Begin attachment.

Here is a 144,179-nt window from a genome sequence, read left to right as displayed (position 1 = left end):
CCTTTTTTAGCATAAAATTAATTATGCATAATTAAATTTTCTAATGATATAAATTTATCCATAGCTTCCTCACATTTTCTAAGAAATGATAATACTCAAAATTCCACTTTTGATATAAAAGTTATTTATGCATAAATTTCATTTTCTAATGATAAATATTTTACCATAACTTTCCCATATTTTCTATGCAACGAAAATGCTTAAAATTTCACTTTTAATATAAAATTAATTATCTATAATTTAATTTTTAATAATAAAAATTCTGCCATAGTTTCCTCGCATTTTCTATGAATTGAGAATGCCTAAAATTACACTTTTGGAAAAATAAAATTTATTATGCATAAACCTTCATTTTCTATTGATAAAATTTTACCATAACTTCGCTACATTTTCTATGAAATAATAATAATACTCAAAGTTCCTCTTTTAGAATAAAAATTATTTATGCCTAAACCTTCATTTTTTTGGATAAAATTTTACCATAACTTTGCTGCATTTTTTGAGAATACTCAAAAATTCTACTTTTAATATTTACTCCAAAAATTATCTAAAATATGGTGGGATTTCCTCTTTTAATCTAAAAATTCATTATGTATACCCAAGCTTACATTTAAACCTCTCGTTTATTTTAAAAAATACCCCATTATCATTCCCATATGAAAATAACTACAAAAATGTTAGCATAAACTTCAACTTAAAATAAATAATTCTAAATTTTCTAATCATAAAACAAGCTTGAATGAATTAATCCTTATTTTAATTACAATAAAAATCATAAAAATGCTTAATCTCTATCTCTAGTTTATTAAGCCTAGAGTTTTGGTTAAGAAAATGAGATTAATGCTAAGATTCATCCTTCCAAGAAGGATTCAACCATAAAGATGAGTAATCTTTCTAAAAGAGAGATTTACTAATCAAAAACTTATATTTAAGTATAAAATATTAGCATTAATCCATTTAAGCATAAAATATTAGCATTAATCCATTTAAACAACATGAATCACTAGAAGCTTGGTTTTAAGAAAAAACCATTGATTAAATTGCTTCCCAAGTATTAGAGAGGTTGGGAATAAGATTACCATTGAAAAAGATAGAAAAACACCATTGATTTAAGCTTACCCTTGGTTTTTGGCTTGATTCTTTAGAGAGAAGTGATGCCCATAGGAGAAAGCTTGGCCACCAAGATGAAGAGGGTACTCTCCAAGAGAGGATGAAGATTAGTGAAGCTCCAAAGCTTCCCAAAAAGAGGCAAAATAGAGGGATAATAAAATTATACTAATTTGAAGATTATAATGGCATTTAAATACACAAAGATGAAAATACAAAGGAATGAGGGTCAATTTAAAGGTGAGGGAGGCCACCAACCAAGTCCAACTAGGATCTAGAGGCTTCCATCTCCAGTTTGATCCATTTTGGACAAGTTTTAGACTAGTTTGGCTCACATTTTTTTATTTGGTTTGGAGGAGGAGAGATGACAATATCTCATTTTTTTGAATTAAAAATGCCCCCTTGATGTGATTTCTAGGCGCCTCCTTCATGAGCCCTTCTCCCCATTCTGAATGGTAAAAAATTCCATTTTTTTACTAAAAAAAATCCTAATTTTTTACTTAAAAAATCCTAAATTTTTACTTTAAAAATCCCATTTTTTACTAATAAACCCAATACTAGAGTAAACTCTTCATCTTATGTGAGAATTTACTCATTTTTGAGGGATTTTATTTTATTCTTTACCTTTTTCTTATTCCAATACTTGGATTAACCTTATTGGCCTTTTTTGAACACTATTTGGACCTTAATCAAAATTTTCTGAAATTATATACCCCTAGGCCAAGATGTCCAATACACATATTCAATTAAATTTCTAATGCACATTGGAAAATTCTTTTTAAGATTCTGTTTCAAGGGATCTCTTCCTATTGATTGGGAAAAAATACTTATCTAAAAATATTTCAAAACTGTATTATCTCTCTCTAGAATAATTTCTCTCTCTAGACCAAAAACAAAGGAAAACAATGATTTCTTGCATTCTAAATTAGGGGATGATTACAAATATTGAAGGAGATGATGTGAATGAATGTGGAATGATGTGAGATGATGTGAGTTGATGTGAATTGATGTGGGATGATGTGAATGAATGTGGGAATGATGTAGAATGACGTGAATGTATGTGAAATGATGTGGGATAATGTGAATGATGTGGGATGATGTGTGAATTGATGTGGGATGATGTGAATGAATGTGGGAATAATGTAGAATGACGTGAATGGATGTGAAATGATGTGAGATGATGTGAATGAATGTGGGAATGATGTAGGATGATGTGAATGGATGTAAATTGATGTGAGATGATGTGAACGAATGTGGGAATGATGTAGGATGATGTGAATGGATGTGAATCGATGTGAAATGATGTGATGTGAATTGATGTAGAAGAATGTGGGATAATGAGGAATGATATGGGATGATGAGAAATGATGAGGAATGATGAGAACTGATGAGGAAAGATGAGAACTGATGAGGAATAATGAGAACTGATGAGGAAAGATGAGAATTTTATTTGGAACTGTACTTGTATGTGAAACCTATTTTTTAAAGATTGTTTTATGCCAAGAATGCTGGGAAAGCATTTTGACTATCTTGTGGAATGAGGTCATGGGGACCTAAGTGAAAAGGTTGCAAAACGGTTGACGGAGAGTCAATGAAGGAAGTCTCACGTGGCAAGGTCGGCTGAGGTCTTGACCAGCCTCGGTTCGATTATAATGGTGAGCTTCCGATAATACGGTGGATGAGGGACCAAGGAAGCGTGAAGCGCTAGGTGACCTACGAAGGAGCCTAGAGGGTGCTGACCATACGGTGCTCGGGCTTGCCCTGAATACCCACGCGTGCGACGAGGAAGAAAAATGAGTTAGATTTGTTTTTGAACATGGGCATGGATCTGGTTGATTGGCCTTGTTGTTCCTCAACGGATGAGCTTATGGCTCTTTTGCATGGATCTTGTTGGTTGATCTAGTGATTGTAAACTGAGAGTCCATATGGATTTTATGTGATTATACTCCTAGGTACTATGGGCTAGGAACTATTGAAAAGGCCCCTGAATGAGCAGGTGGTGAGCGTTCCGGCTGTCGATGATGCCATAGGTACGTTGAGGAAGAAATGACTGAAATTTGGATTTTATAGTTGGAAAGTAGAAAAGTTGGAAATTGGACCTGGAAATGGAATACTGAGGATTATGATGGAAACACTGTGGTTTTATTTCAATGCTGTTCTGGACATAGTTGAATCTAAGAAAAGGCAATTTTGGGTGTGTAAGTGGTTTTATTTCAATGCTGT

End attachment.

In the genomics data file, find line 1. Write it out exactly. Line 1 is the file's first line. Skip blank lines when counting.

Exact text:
Here is a 144,179-nt window from a genome sequence, read left to right as displayed (position 1 = left end):